AI is making human creativity more valuable than ever

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Artificial intelligence evokes high hopes. It can streamline processes, improve quality and eliminate the potential for human error. Along with the hopes come the fears, however. Is AI a threat to humanity? Whom will it replace, if anyone? How can we deploy it ethically? We spoke to the SAS Head of Data Science for UK and Ireland, Dr Iain Brown. He has talked about these topics with AI users in a series of target groups recently. On March 16 at 11h00am (CET) he will join the roundtable to share his thoughts in a virtual event for organizational leaders, Artificial Intelligence and the Ethics Mandate, organized by Forbes in collaboration with SAS.

Iain reminds us that AI is already with us in workplaces, home life and leisure. Three-fourths of global consumers use services or devices with embedded self-learning machines. Algorithms choose the news we see and suggest entertainment for us.

“Science fiction warns of rivalry between humans and their robot creations," says Iain. "In reality, we press a button and watch with satisfaction as a cleaning robot gets to know every corner of our homes. There’s huge value to be gained from these new technologies, even in the office and on the factory floor. We are already giving in to AI in many ways.”

There are students and academics, C-suite businesspeople and data scientists for whom AI technology is not futuristic but a day-to-day reality. SAS arranged a series of focus groups to discover their thoughts and feelings. Iain, who took part in the discussions, reports that they had varied opinions, even within the groups themselves.

Will social inequality increase?

One topic came up in every group: job losses due to AI-driven automation. Headlines often suggest that multinational organisations are to replace workers with robots. But those who actually work alongside the technology don’t believe in widespread AI-induced unemployment.

“Most participants thought AI would create more jobs than it replaced," Iain says. "However, there was little agreement on the duration, severity or consequences of job losses resulting from AI in the short term.”

Younger participants tended to be more pessimistic about their future prospects. They anticipated a significant rise in AI-enabled inequality and a breakdown of social cohesion. Some feared that the powerful technology being placed in the hands of a few could result in a much greater divide between those with power, wealth and influence and those without.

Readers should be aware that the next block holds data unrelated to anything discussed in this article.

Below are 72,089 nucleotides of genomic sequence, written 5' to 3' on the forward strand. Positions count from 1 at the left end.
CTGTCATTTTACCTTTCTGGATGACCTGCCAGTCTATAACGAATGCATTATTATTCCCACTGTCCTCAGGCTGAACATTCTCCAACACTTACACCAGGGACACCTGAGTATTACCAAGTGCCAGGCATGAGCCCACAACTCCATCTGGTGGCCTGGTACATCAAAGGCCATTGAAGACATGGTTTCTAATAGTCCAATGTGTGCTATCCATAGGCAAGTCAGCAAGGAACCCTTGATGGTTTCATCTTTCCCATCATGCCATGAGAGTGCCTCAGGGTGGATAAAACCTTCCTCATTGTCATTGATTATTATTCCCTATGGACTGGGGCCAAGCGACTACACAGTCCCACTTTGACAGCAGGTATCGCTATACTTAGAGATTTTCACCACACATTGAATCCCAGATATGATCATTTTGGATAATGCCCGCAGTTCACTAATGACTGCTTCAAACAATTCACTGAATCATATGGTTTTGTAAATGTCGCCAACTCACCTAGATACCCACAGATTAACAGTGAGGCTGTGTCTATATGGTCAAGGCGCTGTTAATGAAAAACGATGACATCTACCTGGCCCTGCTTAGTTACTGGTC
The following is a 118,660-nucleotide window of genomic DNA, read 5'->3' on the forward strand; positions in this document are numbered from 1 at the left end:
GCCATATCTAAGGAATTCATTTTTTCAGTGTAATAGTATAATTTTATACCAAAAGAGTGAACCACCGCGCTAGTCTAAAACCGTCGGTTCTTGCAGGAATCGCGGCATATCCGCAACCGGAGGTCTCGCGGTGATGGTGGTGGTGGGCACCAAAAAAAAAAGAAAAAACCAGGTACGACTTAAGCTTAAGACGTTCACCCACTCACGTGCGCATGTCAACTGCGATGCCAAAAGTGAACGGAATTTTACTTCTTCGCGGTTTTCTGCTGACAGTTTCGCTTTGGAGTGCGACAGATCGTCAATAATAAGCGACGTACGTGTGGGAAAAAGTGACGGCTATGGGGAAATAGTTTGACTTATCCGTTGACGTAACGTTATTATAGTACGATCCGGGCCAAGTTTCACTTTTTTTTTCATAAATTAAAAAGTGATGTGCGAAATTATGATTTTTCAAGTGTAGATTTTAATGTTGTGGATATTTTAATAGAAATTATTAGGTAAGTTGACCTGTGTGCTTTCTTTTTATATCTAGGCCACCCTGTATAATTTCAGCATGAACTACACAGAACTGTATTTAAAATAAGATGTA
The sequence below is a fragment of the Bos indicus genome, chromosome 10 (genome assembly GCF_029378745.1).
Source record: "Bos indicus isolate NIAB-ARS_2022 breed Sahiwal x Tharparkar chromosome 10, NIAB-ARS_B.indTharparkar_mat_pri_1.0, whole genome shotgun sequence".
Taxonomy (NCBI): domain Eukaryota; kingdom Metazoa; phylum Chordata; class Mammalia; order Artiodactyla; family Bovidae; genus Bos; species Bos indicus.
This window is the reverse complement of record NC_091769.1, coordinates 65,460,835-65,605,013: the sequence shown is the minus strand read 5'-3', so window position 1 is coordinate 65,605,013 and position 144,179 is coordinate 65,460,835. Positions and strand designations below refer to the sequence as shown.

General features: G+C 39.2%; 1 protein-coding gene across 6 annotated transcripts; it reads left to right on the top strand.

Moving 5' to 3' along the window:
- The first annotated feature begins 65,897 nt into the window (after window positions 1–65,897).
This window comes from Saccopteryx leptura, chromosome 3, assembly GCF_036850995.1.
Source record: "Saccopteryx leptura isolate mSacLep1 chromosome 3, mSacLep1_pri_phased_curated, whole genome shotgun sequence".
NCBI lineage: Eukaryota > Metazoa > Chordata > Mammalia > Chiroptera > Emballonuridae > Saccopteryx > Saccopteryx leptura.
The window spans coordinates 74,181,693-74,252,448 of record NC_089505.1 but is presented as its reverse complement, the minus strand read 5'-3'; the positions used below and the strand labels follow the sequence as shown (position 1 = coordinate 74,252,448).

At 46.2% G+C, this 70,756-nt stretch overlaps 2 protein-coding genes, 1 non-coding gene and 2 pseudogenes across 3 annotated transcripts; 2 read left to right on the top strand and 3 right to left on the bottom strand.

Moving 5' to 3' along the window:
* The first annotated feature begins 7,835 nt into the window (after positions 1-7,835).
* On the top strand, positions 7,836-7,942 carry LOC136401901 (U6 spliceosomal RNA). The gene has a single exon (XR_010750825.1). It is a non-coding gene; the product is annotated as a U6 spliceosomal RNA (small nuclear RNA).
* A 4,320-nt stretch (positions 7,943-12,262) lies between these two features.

Humans remain a valuable commodity 

“Although the consensus was not perfect, the message from the AI users was clear: workers have little to fear from AI," Iain says. "The reason for this was simple. Even in an AI-driven future, humans would remain a valuable commodity worth investing in. They would continue to deliver value that machines do not.”

As several of the professors and data scientists informed him, we are still a long way from the "general intelligence" so often portrayed in science fiction. Despite the hype, we design most AIs to be very good at solving a specific problem and within very particular parameters. Introduce a variable, and the system breaks down – or you need to create a new model.

A new source of employment is emerging

Human creativity, insight and contextual awareness are key to making AI work. The technical executives in the C-suite told the participants how they ensured close monitoring and supervision of any autonomous processes by human employees. 

“They said that AI solutions with hidden internal workings weren’t worth the risk, due to a lack of transparency and explainability,” Iain emphasizes.

These new validation roles have started to emerge only recently. Based on what he heard in the groups, Iain expects the processes where employees review, understand and resolve AI decisions to be a massive source of employment in the future.

“Like any piece of software, the quality of AI insight depends on the quality of the data you feed into it, and it takes a human to know and judge what is good for it,” he says.

Our job roles are changing for the better

The world of work is changing at an exponential rate as technology leads the way towards capabilities the previous generation would never have considered possible. How many social media managers or app developers did you know 10 years ago?

“Each generation, new technologies replace manual work in a new way," Iain says. "Now it is AI’s turn to take on that role. I don’t think AI will replace us. Instead, it will introduce a new working world in which our job roles are changed for the better. The future will be defined by humans working together with AI – not as enemies.”

In his opinion, intelligent machines will increase efficiency by their systematic way of working, but without imitating or replacing humanity. We are far too creative, unpredictable and valuable for that. AI will leave us more time to reach our best potential.

Meet Ian in a virtual event for organizational leaders on March 16 at 11:00am CET. The conference is aimed at executives, senior management and thought leaders who want to drive the digital transformation of their organizations without overlooking the ethical aspects. Register now to secure your spot at Artificial Intelligence and the Ethics Mandate. 

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Brigitte Naylor-Aumayer

I work as a content and communications professional in EMEA region helping customers find marketing insights with analytics.

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